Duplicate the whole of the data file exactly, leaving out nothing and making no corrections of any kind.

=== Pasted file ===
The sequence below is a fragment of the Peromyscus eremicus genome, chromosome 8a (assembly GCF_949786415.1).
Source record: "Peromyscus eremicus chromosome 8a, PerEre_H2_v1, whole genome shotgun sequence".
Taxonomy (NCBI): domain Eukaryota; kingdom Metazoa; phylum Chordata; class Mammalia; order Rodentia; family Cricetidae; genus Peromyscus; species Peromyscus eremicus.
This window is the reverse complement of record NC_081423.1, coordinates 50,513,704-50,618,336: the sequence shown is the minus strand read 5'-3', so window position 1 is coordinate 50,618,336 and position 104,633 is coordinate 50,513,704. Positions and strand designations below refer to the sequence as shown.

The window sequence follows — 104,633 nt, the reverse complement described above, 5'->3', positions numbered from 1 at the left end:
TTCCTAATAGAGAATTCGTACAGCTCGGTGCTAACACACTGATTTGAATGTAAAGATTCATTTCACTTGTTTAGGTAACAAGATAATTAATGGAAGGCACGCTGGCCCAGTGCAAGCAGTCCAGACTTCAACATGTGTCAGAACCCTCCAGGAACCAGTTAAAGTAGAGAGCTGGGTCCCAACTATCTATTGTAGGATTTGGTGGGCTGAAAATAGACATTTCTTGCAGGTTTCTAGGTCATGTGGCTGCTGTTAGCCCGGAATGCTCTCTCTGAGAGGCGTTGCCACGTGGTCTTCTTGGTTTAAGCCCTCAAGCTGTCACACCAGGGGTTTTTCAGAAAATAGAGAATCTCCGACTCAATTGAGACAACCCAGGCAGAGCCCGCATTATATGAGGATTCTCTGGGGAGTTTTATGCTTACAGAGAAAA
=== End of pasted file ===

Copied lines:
The sequence below is a fragment of the Peromyscus eremicus genome, chromosome 8a (assembly GCF_949786415.1).
Source record: "Peromyscus eremicus chromosome 8a, PerEre_H2_v1, whole genome shotgun sequence".
Taxonomy (NCBI): domain Eukaryota; kingdom Metazoa; phylum Chordata; class Mammalia; order Rodentia; family Cricetidae; genus Peromyscus; species Peromyscus eremicus.
This window is the reverse complement of record NC_081423.1, coordinates 50,513,704-50,618,336: the sequence shown is the minus strand read 5'-3', so window position 1 is coordinate 50,618,336 and position 104,633 is coordinate 50,513,704. Positions and strand designations below refer to the sequence as shown.

The window sequence follows — 104,633 nt, the reverse complement described above, 5'->3', positions numbered from 1 at the left end:
TTCCTAATAGAGAATTCGTACAGCTCGGTGCTAACACACTGATTTGAATGTAAAGATTCATTTCACTTGTTTAGGTAACAAGATAATTAATGGAAGGCACGCTGGCCCAGTGCAAGCAGTCCAGACTTCAACATGTGTCAGAACCCTCCAGGAACCAGTTAAAGTAGAGAGCTGGGTCCCAACTATCTATTGTAGGATTTGGTGGGCTGAAAATAGACATTTCTTGCAGGTTTCTAGGTCATGTGGCTGCTGTTAGCCCGGAATGCTCTCTCTGAGAGGCGTTGCCACGTGGTCTTCTTGGTTTAAGCCCTCAAGCTGTCACACCAGGGGTTTTTCAGAAAATAGAGAATCTCCGACTCAATTGAGACAACCCAGGCAGAGCCCGCATTATATGAGGATTCTCTGGGGAGTTTTATGCTTACAGAGAAAA